– Now a Thrill Seekers vignette that features Chris and Lance pumping an awful lot of iron in short-shorts to some wonderfully cheesy music. If you’re having trouble getting a lady in the mood show her this vignette… actually don’t, it’ll point out the obvious inferiority of your body. Oh my god it’s not over… the pair throw some epic facial expressions to camera, and it’s revealed a pair of girls are inviting them into their hotel room, and they of course accept as Jericho shrugs to the camera with a smile. Amazing.

– Another Thrill Seekers promo with the pair outdoors in Tennessee. The clothes… the clothes… my sweet lord, the clothes. Go karts! Ice skating! Bears! Skeeball! Arcade games! Snowballs! Stuffed animals! Bungee jumping! Helicopter rides! Horse riding! These guys really do seek some thrills!

– Christian tells a story about how he and Edge first met Jericho in Winnipeg and how they looked up to him for his time in Mexico and Japan. They used to play a game called “have you heard of Chris Jericho?” and were disappointed to find everybody they asked had.

– Jericho tells us how he spent a year trying to get into ECW and was repeatedly blown off by Paul Heyman using false names. He says when Paul finally called him to book him he claimed to have been trying to get a hold of him for a year, which made Chris laugh.

– Joey Styles talks about how Jericho used a submission in ECW he’d never seen despite his knowledge of Mexican and Japanese wrestling, and believes Chris invented the move to specifically mess with Styles and how Joey called it Mr. Salty and now whenever they see each other they say “Mr. Salty” or buy each other pretzels.

– The Man of 1,004 Holds segment is shown in its entirety, though the footage from the commercial break is not included. I remember it being longer than it was.

– Now the Conspiracy Victim vignette discussed in the main interview is shown.

– Next is a segment announcing Jericho vs. Malenko with Jericho’s father telling him to stop complaining and learn to keep his mouth shut. I don’t remember this happening so it was a nice surprise.

– The first time Jericho mocked Goldberg’s entrance is next with him getting lost on his way to the ring and getting locked out of the building. Amusingly, when his scheduled opponent Wrath went to retrieve him, he inadvertently exposed the open door right next to the one Jericho was pounding on.

– Remember when Michael Cole had longer hair and was a backstage interviewer? Well, in this next segment you can take a walk down memory lane as The Rock and Jericho trade catch-phrases, snatching the microphone away from each other. Jericho drops a “Smell What Y2J Is Cooking?” The Rock invents some Jericho relatives and utterly owns the interview. Tremendous.

– Jericho now talks about action that happens after the broadcast is over, and shows us never before seen footage of himself and Austin in 2003. Stone Cold actually runs down to the ring and retrieves the beer himself strangely enough. They trade quips as the crowd delights in yelling WHAT? Jericho points out Austin can’t touch him so gets in his face and calls him names… no seriously, like a child. They joke about Austin admiring Jericho growing up and Y2J says he looks good for 48. Austin offers him a beer and Jericho points out this always ends in a Stunner, but he knows it won’t happen so accepts. Austin challenges Jericho to come up with catch-phrases and the pair openly laugh over them. Austin puts Fozzy over and they finally get to the beer drinking but Jericho can’t catch them when they’re tossed. He taps Austin overly hard on the shoulder and that’s all the Rattlesnake needs to hit him with a Stunner. This was fantastic and with a little polishing they could have easily aired this and gotten great ratings.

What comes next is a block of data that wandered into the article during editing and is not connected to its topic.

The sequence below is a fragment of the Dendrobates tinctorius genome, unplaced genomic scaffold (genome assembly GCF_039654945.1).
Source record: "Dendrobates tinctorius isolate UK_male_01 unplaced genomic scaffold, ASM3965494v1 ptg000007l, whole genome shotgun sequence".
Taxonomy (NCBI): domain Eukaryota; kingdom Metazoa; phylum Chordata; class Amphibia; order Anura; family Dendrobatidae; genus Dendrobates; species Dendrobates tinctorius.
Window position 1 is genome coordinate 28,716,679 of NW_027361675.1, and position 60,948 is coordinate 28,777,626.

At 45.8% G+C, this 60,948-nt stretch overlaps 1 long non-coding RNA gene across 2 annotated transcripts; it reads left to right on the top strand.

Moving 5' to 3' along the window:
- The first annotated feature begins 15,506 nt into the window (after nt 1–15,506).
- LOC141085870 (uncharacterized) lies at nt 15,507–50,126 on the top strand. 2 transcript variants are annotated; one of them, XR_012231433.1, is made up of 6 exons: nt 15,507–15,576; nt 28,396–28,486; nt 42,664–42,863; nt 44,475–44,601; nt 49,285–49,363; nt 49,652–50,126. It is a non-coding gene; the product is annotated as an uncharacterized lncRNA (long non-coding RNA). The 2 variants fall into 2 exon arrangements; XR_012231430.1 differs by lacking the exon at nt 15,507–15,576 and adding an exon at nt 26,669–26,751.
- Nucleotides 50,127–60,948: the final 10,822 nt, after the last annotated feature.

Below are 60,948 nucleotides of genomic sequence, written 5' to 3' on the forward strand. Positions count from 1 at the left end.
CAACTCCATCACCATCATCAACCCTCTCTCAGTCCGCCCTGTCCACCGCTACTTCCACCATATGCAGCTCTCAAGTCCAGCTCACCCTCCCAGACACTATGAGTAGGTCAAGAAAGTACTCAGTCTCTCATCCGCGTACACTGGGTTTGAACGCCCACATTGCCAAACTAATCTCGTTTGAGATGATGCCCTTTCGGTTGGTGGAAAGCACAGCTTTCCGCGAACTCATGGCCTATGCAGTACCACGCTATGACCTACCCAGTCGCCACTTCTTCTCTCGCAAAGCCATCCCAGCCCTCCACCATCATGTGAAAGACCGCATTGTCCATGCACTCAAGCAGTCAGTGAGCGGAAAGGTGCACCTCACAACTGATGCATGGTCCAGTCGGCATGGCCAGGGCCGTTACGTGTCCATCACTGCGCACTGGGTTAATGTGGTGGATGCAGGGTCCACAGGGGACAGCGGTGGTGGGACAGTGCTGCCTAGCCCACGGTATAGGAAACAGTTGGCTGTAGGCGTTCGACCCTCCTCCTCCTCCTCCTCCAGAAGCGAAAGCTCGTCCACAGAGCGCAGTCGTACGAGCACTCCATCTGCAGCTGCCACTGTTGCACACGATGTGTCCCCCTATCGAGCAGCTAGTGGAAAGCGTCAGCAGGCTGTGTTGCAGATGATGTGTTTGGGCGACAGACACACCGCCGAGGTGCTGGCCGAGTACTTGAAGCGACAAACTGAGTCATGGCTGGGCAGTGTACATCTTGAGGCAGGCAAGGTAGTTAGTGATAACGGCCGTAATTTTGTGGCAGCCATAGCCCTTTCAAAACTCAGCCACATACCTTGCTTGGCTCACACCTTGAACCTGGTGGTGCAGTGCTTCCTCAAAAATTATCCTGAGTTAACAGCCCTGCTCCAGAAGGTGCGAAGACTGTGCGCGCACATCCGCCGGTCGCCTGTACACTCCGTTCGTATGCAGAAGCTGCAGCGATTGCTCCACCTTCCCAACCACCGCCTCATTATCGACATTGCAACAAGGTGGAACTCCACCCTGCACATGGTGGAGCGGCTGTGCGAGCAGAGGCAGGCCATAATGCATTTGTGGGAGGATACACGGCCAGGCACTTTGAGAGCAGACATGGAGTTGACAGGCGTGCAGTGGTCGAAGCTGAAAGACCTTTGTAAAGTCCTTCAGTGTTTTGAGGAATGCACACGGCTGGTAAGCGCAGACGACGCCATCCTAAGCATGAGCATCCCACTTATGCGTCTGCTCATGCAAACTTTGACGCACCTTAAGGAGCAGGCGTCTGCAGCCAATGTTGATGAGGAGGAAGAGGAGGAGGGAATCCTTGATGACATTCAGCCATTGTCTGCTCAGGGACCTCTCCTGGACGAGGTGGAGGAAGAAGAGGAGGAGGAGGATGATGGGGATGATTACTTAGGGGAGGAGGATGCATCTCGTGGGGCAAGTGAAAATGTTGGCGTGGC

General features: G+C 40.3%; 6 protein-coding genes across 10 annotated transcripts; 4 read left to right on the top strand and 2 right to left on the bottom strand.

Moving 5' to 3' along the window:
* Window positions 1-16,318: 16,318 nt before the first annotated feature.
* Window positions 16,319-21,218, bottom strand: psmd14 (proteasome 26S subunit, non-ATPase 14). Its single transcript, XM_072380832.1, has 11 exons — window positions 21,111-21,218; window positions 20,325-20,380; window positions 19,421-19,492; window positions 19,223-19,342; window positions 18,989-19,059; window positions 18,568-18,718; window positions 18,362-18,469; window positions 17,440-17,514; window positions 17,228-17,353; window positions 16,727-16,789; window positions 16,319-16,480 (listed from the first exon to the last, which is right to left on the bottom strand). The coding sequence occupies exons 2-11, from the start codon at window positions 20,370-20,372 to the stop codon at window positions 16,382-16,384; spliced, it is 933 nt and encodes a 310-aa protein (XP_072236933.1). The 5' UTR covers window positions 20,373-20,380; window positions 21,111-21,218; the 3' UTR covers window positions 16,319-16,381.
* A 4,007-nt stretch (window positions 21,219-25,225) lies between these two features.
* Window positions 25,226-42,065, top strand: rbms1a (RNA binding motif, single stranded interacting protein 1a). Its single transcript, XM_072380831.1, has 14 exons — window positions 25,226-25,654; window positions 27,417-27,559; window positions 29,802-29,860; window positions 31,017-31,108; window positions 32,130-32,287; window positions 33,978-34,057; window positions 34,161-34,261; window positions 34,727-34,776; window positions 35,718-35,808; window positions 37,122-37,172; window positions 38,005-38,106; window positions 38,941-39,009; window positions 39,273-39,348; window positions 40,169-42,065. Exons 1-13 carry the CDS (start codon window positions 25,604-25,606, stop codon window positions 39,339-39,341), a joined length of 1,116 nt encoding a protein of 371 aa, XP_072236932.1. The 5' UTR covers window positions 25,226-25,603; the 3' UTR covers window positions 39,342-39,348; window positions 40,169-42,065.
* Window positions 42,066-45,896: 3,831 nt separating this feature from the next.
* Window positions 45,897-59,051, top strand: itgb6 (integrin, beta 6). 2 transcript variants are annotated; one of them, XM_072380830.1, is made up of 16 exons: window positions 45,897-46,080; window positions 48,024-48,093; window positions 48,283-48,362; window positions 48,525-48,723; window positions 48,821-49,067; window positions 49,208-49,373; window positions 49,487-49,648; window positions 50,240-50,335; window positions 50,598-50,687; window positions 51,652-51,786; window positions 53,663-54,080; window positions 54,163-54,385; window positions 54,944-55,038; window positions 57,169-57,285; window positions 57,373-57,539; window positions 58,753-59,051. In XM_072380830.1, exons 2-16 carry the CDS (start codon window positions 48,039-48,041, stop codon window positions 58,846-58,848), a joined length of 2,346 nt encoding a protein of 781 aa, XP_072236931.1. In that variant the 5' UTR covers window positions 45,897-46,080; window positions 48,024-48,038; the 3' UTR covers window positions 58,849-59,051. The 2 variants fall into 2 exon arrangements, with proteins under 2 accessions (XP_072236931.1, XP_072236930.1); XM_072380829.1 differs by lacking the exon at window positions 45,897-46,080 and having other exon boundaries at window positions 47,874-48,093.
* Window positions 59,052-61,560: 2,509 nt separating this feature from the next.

– Another piece of post-show shenanigans, this time after Smackdown in November 2009. Jericho berates the fans for filing out of the arena. He picks on a 65 year old man who heckles him with gusto at ringside. The guy swings his hat at him repeatedly and yells profanity at him, but luckily there are no microphones near him. Jericho claims he’s going to beat him up but then asks security to escort him away. He then tells everyone left in the arena is ejected. Genuine heat, and the closest we’ll get to that chick who punched him by his car.

– Now a collection of his one-liners and antics, first from WCW, then the WWF, many of which I’d forgotten about. They throw in some of his jokes from his WWE return, but let’s face it, he was funniest in 2000, though his back and forth with Bob Barker was awesome. Amusingly, a fan heckled “go back to Toronto” and without looking back from tossing Undertaker into the ring he yelled back “I’m from Winnipeg you idiot!” Just a nice showcase of his comedic stylings really.

– Finally, a music video for Fozzy’s Let The Madness Begin. I’m not going to comment on it.

Overall Thoughts

– Overall, the first disc of the DVD reminded me of a few things I forgot about him, taught me things I never knew, and let me relive some of my fondest memories, so I’d say it’s a very easy recommendation for any wrestling fan, because let’s face it, who doesn’t love Chris Jericho?

– Stay tuned for my thoughts on the individual matches in the next few days.

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About Matt Waters
Brit dude who likes both things AND stuff and has delusions of being some kind of writer or something. Basketball, video games, comic books, films, music, other random stuff.